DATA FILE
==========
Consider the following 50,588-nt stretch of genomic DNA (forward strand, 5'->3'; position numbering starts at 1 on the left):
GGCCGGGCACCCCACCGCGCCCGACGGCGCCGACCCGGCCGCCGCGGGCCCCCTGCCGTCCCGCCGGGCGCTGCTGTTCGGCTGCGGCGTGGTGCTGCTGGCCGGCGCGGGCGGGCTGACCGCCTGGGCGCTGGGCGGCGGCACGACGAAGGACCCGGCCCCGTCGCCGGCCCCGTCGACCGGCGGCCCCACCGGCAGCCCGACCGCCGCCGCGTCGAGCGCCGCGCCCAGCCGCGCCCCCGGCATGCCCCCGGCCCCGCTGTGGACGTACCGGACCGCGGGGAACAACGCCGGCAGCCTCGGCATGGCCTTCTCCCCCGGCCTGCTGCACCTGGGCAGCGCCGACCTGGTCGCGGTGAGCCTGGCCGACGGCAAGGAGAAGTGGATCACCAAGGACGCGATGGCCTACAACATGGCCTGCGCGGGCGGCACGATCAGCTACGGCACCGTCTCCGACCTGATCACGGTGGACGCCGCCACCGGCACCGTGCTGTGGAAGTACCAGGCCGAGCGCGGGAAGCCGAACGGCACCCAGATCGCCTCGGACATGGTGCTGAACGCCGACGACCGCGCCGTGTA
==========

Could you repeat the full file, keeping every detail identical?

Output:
Consider the following 50,588-nt stretch of genomic DNA (forward strand, 5'->3'; position numbering starts at 1 on the left):
GGCCGGGCACCCCACCGCGCCCGACGGCGCCGACCCGGCCGCCGCGGGCCCCCTGCCGTCCCGCCGGGCGCTGCTGTTCGGCTGCGGCGTGGTGCTGCTGGCCGGCGCGGGCGGGCTGACCGCCTGGGCGCTGGGCGGCGGCACGACGAAGGACCCGGCCCCGTCGCCGGCCCCGTCGACCGGCGGCCCCACCGGCAGCCCGACCGCCGCCGCGTCGAGCGCCGCGCCCAGCCGCGCCCCCGGCATGCCCCCGGCCCCGCTGTGGACGTACCGGACCGCGGGGAACAACGCCGGCAGCCTCGGCATGGCCTTCTCCCCCGGCCTGCTGCACCTGGGCAGCGCCGACCTGGTCGCGGTGAGCCTGGCCGACGGCAAGGAGAAGTGGATCACCAAGGACGCGATGGCCTACAACATGGCCTGCGCGGGCGGCACGATCAGCTACGGCACCGTCTCCGACCTGATCACGGTGGACGCCGCCACCGGCACCGTGCTGTGGAAGTACCAGGCCGAGCGCGGGAAGCCGAACGGCACCCAGATCGCCTCGGACATGGTGCTGAACGCCGACGACCGCGCCGTGTA